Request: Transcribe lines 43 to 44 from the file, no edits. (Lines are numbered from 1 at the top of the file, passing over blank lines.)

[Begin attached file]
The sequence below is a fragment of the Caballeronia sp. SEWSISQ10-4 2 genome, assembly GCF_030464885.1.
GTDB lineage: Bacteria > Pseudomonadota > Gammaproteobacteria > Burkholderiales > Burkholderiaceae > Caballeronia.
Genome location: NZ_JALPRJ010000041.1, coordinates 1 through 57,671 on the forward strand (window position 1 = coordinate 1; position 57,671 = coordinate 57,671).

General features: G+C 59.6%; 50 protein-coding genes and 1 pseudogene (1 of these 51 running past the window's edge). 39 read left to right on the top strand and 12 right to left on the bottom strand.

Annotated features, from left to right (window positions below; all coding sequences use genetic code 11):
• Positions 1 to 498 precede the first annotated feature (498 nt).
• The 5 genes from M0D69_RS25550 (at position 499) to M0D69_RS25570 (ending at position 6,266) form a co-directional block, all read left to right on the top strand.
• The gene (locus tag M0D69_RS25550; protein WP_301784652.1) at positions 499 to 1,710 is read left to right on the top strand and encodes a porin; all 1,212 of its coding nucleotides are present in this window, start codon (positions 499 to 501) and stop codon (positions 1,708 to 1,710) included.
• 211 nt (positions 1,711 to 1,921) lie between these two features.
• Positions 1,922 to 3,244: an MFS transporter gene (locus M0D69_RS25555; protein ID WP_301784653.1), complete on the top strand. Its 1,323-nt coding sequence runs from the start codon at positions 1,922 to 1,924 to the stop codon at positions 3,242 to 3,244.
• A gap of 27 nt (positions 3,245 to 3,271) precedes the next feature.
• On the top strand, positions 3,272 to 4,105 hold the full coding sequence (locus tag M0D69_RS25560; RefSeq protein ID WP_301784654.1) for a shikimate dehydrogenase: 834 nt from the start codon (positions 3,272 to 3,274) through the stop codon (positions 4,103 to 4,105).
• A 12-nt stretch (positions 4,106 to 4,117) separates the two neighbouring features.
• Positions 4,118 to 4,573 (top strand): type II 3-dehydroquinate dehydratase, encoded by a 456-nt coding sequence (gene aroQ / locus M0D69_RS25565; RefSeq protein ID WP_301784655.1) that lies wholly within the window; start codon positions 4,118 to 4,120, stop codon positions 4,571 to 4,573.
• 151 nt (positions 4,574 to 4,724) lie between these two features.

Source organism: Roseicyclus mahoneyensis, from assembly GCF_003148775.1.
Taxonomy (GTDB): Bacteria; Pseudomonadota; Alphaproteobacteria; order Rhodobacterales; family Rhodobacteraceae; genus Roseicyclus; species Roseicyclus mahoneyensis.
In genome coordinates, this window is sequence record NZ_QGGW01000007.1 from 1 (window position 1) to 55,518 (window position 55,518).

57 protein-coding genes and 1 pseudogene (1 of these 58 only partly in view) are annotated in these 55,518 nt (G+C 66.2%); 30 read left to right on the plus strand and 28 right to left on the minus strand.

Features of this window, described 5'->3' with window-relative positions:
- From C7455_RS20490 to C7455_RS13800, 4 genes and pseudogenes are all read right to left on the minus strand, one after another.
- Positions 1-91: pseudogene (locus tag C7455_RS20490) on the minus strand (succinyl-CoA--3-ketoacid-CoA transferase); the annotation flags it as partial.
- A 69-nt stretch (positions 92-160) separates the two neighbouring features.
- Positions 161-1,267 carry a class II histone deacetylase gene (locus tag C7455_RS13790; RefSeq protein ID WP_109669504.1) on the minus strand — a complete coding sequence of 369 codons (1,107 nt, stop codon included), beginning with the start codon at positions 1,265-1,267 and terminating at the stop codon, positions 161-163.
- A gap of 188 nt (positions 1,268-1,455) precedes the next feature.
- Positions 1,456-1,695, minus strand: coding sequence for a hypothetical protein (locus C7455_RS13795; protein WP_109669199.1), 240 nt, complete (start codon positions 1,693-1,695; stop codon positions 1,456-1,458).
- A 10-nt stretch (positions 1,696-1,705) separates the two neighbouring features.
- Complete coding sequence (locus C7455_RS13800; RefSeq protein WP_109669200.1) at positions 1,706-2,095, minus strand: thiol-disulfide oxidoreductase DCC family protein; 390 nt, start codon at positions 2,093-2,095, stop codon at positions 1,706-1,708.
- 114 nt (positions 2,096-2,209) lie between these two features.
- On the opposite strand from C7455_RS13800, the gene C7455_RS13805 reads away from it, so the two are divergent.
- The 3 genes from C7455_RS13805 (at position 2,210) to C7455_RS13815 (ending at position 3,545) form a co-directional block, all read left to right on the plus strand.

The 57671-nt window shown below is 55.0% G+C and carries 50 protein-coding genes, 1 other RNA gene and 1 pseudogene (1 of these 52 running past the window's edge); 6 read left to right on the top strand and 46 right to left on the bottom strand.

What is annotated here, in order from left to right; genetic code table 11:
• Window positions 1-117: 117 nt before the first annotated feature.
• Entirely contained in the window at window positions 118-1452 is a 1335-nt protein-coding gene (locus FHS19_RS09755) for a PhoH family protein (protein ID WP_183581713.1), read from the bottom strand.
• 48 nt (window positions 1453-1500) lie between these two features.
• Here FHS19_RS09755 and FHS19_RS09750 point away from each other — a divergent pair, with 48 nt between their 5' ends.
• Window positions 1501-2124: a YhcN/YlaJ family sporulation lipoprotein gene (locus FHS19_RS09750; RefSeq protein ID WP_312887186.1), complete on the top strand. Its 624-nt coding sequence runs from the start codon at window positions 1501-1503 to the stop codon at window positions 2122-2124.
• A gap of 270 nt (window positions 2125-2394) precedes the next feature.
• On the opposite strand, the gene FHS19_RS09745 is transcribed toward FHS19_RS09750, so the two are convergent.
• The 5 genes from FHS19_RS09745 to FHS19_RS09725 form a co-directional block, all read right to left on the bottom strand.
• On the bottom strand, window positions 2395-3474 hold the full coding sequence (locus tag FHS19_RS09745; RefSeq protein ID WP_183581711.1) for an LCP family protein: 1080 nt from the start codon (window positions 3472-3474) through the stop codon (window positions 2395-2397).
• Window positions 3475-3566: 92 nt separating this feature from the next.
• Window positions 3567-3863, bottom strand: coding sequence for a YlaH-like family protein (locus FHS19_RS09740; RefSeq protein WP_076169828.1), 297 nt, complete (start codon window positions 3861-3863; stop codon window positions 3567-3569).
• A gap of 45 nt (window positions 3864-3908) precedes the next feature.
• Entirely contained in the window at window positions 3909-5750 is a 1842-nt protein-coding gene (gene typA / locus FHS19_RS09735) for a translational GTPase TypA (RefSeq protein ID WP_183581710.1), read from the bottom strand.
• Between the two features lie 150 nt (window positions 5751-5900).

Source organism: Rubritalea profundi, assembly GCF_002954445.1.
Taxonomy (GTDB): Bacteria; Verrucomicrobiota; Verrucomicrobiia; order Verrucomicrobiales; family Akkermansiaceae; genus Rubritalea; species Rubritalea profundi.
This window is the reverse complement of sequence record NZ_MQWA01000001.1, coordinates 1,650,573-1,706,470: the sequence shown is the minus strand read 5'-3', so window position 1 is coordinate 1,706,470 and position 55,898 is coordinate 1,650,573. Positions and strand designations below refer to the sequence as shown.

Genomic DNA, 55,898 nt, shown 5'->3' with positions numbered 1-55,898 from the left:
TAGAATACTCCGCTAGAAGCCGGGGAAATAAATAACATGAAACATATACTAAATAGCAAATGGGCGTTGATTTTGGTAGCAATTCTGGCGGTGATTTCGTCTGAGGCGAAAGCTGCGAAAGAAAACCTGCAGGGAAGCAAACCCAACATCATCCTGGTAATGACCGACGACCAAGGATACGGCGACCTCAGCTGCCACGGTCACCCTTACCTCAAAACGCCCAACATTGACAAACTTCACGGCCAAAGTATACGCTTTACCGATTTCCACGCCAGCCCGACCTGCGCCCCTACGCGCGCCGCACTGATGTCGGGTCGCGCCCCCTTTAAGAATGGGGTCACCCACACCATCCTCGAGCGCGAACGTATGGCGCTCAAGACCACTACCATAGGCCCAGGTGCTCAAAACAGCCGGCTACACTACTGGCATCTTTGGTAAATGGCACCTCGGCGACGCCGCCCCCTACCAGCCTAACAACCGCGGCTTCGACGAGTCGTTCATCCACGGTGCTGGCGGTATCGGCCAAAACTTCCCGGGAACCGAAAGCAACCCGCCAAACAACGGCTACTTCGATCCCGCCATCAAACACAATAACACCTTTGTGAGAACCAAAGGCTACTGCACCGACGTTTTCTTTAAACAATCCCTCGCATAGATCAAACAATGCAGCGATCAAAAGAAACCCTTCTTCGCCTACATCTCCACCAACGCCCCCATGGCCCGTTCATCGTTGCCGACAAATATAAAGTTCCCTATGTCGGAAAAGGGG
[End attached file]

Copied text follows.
• Window positions 3475-3566: 92 nt separating this feature from the next.
• Window positions 3567-3863, bottom strand: coding sequence for a YlaH-like family protein (locus FHS19_RS09740; RefSeq protein WP_076169828.1), 297 nt, complete (start codon window positions 3861-3863; stop codon window positions 3567-3569).